When we wrote recently about the corporate travails of upgrading from Microsoft's Windows XP operating system, we were inundated with comments from readers wanting to share their experiences, from sole traders to small businesses.
It seems it's not only big companies such as John Lewis who are struggling with the implications of Microsoft's decision to cease support for XP from April.
No more support means no more bug fixes or security patches, making these older machines more vulnerable to cyber attack and malware.
While some have found the process of upgrading straightforward, others have found it expensive, irritating and time-consuming.
And interestingly, it isn't the operating system itself that seems to be causing the biggest headache, it's transferring the applications that used to run on it and upgrading the servers that supported the old machines.
Here's a selection of your XP stories.
Richard Godley, charity worker, Surrey
I work for a small charity and we recently had to find approximately £15,000 from reserves to fund a major IT upgrade due to Windows XP no longer being supported.
The hardware we had did not have the RAM [Random Access Memory] or other hardware capabilities to run Windows 7. Windows 8 is designed for the consumer and was also inappropriate as an option to upgrade.
Due to the head office of the charity having a contract to run a particular piece of software based upon Microsoft Dynamics 4.0, we had no choice but to upgrade to Windows 7, which meant buying completely new units.
However, for organisations and individuals who do not need totally specific software and run high-end games, upgrading to Windows 7 is not necessary.
I think more media attention needs to be brought to Linux [an open-source operating system] nowadays. I've tried many platforms and have found Lubuntu in particular to be a very sophisticated and extremely lightweight operating system. Even on computers with as little as 512MB of RAM the system boots, runs programs and shuts down like a bullet.
Had the charity I work for not been under Microsoft's monopoly due to this one mandatory piece of software, we would have certainly installed Linux on our hardware as opposed to spending £15,000 of reserves which we should not really be touching.
Roy Williams, Nervous Records, Aberystwyth
On upgrading, we found that all XP applications for which we had original CDs ran OK, apart from the help files in those applications that are in a different format and we can´t make them run.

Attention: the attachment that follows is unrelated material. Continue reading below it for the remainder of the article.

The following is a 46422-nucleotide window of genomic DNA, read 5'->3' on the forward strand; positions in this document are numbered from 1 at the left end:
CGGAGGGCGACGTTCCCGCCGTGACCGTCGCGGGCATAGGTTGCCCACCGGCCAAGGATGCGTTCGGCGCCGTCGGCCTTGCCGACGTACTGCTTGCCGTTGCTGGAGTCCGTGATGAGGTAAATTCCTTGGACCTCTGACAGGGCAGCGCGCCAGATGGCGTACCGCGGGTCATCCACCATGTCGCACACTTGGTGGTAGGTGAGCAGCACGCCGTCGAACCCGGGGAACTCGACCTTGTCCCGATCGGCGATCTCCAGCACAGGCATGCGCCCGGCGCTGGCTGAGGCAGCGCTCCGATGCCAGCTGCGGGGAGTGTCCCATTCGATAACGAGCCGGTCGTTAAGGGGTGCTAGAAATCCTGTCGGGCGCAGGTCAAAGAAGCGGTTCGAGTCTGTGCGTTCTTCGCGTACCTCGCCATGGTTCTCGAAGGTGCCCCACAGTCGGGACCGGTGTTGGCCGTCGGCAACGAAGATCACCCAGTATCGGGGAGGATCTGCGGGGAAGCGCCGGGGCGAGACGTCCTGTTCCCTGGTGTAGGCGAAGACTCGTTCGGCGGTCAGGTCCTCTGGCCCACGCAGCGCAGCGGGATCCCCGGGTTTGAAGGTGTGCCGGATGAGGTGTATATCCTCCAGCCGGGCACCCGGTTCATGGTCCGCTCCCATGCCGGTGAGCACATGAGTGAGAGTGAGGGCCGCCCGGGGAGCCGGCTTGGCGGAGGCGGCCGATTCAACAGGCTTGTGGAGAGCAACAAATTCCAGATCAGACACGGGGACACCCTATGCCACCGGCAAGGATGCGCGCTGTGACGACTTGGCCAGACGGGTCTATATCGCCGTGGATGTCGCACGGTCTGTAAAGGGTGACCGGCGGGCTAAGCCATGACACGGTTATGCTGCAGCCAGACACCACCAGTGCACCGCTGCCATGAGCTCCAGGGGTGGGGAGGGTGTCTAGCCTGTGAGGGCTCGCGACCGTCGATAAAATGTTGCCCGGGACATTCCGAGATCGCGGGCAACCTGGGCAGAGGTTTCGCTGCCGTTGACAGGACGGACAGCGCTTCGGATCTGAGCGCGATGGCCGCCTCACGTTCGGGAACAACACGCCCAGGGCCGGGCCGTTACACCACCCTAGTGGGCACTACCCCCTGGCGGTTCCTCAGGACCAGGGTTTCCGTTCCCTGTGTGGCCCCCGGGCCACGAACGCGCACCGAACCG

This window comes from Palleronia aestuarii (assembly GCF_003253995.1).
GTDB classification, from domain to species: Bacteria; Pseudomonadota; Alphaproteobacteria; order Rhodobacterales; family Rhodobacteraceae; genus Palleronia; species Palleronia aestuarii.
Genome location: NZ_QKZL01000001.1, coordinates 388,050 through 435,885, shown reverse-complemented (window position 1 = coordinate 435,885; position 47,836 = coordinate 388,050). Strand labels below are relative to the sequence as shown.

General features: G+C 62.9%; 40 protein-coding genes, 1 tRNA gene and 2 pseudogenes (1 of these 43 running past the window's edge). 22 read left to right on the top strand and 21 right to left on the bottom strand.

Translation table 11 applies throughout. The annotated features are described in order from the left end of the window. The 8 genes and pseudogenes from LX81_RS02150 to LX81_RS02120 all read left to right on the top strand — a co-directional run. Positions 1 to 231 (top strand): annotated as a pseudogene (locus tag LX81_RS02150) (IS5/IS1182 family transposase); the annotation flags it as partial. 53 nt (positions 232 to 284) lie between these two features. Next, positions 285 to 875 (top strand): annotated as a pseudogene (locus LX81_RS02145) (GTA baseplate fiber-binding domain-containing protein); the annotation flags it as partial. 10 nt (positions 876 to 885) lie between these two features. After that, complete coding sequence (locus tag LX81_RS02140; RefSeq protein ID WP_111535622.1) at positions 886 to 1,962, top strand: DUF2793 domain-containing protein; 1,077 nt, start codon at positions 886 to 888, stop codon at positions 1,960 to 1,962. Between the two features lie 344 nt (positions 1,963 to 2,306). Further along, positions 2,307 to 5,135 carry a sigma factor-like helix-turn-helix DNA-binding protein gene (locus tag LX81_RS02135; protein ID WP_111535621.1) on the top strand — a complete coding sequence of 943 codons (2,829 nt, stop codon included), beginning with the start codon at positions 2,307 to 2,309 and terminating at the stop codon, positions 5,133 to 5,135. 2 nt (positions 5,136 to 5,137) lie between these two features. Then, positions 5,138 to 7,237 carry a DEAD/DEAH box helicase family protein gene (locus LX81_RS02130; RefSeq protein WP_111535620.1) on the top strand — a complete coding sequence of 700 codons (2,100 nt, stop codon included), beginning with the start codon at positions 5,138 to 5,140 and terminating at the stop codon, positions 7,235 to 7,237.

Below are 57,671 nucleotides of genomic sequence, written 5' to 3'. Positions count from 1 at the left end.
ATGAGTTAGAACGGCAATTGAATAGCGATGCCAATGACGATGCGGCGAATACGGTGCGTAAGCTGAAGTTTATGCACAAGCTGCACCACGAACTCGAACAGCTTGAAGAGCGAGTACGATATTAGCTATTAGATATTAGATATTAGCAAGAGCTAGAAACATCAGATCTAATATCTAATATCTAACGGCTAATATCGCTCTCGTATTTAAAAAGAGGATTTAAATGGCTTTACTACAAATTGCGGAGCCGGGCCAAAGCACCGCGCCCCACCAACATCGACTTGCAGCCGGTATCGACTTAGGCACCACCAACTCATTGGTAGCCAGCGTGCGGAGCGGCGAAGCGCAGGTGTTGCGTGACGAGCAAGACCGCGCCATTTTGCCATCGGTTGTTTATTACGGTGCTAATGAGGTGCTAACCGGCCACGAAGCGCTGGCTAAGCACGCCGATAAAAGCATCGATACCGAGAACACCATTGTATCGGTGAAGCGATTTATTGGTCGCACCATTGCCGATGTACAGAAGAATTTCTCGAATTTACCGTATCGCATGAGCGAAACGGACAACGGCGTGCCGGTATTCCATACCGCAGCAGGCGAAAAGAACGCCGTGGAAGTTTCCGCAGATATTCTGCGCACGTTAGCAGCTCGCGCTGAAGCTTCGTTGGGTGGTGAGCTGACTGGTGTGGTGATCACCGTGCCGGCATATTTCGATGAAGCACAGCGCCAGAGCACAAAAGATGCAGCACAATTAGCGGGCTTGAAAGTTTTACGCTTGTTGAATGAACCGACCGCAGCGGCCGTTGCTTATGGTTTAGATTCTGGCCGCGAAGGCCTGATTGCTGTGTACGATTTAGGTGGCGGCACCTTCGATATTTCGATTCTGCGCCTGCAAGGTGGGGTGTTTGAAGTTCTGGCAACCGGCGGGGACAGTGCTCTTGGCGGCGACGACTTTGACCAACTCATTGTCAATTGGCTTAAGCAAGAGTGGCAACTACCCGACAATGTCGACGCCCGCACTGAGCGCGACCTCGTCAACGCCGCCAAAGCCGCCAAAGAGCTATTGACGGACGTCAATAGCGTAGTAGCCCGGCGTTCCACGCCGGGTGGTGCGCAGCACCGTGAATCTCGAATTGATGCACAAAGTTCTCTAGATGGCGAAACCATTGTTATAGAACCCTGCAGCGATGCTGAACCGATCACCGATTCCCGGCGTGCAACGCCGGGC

Upgrading the software merely to be Windows 8.1 "happy" seems like a pure waste of money, so we keep a machine with XP running in case we need to access help files.
I'm so annoyed with Microsoft. Back in the days of DOS, we just installed that latest version and carried on.
Daniel Dougherty, IT consultant, Northampton
I have managed seven desktop refreshes over the last three years. Microsoft stated that at least 18 months should be planned in advance before even starting. Application discovery, remediation and the successful deployment of SCCM [System Centre Configuration Manager] 2012 is needed in advance before users can get a new Windows 7 PC.
Companies who have this in place will see a seamless refresh. However, large public bodies don't have this and will spend millions of taxpayers' money keeping legacy applications within an XP environment.
This issue will get even worse going forward as Microsoft are set to release Windows 9 (Threshold) as a beta in September 2014.
Its 64-bit environment will become standard for all applications to reside on. The cost to upgrade both hardware and applications will increase and the skill sets needed to carry out a successful refresh will cost the government millions.
As a consultant I see many companies panicking because of their lack of vision. Until these companies recognise the significance of IT, this issue will continue and the UK will lag behind.
Dom Williams, Nova Scotia, Canada
Bought a new laptop with Windows 8.1. Total disaster - no conversion support or tutorial, local techs could not transfer email files, system is slower than our old XP desktop.
We are going to bite the bullet, scrap the machine and buy an Apple - no more Microsoft products ever.
Laurence Vanhelsuwe, Brussels, Belgium
We upgraded from Windows XP to Mac OS X. Best decision ever. OS X is rock-solid, and is not a magnet for malware.
Michael Williams, IT Manager, Hampshire
I have worked at a few schools, both private and state funded. I started my career as an IT technician and I am now currently the IT manager. The update to Windows 7 is a fairly straightforward procedure - we get a number of grumbles and groans from students and staff. Now we are over a year-and-a-half into being a full Windows 7 site, I have to say there is no looking back on XP days.
What most people forget is the server side of things. One of the hardest things we have found is controlling Windows 7 machines with old 2003 servers [that have] group policies which are outdated and not compatible with a lot of Windows 7 features.
We have updated our server infrastructure to consist of all Server 2012 and Server 2008 [machines]. I have to tell you this makes life so much easier controlling Windows 7 machines as these are designed hand-in-hand.
I overall think that with the right planning and following Microsoft and other big companies' advice, it will be a smooth transition.